Suppose once lockdown is over, that you’d like to fly from Larnaca to Germany?
You would like to know that you could get on a plane here, get off there, and come back.
Unfortunately, there is currently no way to be certain about making this kind of trip, nor is any assuredness likely in the near future.
“The challenge is devising a common policy so that national authorities can be sure that disembarking passengers aren’t spreading the novel coronavirus,” explains EU policy expert Martin Kahanec of the Bruegel think tank in Brussels. “And to make sure that the passengers aren’t bringing it back home.”
For the moment, cross-border air travel is reduced by about 90 per cent, according to the European Organisation for the Safety of Air Navigation (Eurocontrol).
The EU Commission is struggling to find a way to negotiate this issue – a spokesperson tells the Sunday Mail that further discussions are scheduled — and it isn’t making rapid progress.
But, up till now, the EU is only making “vague and general recommendations”, he adds. The EU issued official guidelines on April 14, but the proposals are broad and do not provide the practical information needed by the European tourist industry, Kahanec adds.
This indecisiveness is making it difficult for tourism authorities in Cyprus and elsewhere in the EU.
“We need to know what happens before a tourist gets on a plane, what happens on the plane, and what to expect when that tourist arrives here in Cyprus,” complains Cyprus Hotel Association president Haris Loizides in an interview with the Sunday Mail. “There are meetings at the EU level, and teleconferences among tourism ministers nearly every week. But no clarity is emerging.”
“This is a significant road block to restoring tourism in Cyprus,” agrees Frida Polyak, a European tourist industry analyst with market researcher Euromonitor in London. “Cyprus gets about one-third of its tourists from the UK and Russia. The Cyprus government could try to work out bilateral agreements with each, but it is not clear that the commission would accept them. In any case, the process is complex and difficult.”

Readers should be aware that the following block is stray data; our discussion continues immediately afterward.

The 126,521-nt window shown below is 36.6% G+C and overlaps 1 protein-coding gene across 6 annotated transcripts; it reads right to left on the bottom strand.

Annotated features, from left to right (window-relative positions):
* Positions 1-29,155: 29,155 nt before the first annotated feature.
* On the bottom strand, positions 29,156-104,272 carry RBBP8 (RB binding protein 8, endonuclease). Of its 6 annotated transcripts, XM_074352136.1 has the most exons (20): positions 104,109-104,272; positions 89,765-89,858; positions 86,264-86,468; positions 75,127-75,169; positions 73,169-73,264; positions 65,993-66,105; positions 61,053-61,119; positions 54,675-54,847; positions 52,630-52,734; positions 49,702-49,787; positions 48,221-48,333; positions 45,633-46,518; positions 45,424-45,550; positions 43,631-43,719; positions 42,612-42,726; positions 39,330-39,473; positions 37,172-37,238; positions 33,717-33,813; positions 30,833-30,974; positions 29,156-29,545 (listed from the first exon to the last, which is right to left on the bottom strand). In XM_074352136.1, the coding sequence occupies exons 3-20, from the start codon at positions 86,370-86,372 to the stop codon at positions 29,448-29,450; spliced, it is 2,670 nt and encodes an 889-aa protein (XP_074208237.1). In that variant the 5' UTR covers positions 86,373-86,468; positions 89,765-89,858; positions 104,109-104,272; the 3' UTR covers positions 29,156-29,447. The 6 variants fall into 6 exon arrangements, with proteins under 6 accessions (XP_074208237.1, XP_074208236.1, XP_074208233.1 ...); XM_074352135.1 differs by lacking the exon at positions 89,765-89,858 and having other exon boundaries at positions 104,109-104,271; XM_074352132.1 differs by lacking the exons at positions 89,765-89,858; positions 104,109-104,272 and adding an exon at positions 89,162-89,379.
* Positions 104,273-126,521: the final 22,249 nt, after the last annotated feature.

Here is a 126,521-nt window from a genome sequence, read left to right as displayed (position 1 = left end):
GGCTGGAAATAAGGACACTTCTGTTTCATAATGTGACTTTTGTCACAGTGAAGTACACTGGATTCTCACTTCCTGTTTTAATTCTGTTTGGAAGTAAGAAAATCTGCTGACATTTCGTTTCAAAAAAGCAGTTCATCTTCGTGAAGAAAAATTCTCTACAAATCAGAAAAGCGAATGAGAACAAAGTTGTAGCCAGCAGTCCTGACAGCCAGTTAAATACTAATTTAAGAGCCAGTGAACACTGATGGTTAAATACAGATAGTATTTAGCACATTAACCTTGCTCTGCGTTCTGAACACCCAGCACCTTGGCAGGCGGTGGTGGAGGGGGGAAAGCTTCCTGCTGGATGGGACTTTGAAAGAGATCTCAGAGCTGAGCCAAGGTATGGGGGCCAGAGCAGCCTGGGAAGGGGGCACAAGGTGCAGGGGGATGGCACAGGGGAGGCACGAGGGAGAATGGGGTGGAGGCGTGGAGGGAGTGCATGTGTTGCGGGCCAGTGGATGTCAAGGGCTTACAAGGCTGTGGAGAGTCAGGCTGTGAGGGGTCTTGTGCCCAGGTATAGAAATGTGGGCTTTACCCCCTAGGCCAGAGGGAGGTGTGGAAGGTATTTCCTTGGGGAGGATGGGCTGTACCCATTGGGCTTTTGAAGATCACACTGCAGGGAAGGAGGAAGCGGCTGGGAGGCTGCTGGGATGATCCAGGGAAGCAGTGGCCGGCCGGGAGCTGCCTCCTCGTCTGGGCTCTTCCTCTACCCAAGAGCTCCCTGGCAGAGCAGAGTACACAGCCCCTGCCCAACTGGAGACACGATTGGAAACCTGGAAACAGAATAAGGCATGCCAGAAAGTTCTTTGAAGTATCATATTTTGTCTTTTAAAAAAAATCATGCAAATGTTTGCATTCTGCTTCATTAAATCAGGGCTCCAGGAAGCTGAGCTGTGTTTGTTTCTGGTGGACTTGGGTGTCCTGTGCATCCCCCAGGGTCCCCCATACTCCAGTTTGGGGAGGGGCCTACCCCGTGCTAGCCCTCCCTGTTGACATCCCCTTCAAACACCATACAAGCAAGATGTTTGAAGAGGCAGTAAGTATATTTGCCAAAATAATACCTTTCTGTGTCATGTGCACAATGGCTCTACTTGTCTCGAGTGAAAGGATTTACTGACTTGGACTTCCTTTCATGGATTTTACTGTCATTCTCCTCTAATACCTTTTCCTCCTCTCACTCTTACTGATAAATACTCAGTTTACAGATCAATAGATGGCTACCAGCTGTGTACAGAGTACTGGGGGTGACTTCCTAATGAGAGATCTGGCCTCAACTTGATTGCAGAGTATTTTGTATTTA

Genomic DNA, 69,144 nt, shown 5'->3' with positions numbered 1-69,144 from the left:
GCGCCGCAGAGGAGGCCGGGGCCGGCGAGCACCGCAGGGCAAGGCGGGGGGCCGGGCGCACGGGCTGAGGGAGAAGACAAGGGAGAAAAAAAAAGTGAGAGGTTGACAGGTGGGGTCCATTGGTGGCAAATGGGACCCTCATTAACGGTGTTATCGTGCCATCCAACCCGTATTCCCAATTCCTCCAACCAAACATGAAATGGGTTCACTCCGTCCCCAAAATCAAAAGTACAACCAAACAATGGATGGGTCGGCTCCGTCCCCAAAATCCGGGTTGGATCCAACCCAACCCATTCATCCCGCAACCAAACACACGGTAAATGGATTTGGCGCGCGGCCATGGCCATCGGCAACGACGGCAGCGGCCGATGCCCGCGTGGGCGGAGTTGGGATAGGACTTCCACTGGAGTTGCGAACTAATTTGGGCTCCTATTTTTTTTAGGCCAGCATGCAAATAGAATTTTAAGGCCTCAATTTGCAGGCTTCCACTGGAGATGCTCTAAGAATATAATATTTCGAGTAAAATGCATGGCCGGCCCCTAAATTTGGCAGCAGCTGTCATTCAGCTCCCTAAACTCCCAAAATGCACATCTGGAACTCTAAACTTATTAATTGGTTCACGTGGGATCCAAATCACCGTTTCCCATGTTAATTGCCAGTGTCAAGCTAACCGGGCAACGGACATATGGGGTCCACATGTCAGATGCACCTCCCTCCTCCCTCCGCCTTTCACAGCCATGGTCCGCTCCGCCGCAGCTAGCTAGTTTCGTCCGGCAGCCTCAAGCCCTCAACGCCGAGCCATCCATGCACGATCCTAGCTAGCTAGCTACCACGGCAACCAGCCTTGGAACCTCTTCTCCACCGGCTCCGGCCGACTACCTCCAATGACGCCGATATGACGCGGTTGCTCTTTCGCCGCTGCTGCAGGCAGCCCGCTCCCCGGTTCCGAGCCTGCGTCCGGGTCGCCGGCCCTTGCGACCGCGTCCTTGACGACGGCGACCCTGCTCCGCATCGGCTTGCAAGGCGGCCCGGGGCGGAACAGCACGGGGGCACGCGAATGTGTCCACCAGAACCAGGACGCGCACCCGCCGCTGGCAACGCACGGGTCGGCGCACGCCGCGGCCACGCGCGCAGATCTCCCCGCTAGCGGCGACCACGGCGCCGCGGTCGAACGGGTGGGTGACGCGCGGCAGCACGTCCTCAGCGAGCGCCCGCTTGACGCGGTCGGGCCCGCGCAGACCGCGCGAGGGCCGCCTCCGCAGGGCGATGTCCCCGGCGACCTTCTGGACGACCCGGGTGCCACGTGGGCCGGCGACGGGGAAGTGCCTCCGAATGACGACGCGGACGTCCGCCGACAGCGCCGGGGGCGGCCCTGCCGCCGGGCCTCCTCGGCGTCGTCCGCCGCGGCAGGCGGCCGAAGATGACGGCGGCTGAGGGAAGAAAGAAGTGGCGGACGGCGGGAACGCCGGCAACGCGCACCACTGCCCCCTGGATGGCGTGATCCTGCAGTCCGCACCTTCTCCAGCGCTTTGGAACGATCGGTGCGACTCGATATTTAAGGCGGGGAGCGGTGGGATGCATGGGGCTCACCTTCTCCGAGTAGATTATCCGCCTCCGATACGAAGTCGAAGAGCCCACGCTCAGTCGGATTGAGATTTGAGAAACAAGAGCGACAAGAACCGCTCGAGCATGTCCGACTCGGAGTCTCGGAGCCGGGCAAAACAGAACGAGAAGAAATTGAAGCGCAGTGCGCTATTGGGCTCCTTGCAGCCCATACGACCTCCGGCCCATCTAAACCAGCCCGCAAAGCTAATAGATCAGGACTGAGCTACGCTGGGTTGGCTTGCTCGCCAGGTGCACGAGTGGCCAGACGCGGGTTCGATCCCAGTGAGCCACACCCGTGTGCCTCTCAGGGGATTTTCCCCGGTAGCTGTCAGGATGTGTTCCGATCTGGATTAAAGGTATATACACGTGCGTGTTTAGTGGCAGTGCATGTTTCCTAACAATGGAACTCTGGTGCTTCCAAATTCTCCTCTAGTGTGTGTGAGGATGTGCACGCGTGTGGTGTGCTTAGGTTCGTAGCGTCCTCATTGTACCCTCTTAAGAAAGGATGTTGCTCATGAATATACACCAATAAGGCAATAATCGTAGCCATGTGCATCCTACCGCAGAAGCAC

The result is that attempts to restore normal cross-border traffic are hamstrung. Austrian Chancellor Sebastian Kurz proposed to reopen his country’s border with Germany on April 22, but German Interior Minister Horst Seehofer rejected the offer, citing the fear of a fresh spike in infections. Meanwhile Czech Republic President Milos Zeman called for his country’s borders to remain closed for a full year.
On the ground
On June 9, beaches, hotels and airports are set to reopen in Cyprus. The transport ministry is currently working on a plan to manage the reopening of the airports at Larnaca and Paphos.
On the ground, conditions will be carefully managed, Loizides explains, in an effort to assure potential tourists that hotels and restaurants are safe.
“Hotels and restaurants are coordinating efforts to ensure sanitary conditions and social distancing. We want tourists to know that they are safely able to enjoy their vacations. We are also promoting Cyprus’ good record of managing the pandemic, along with the additional health measures being taken by the industry.”
But Loizides adds: “We do not, however, want our hotels to look like hospitals. Comfort will be combined with safety measures.”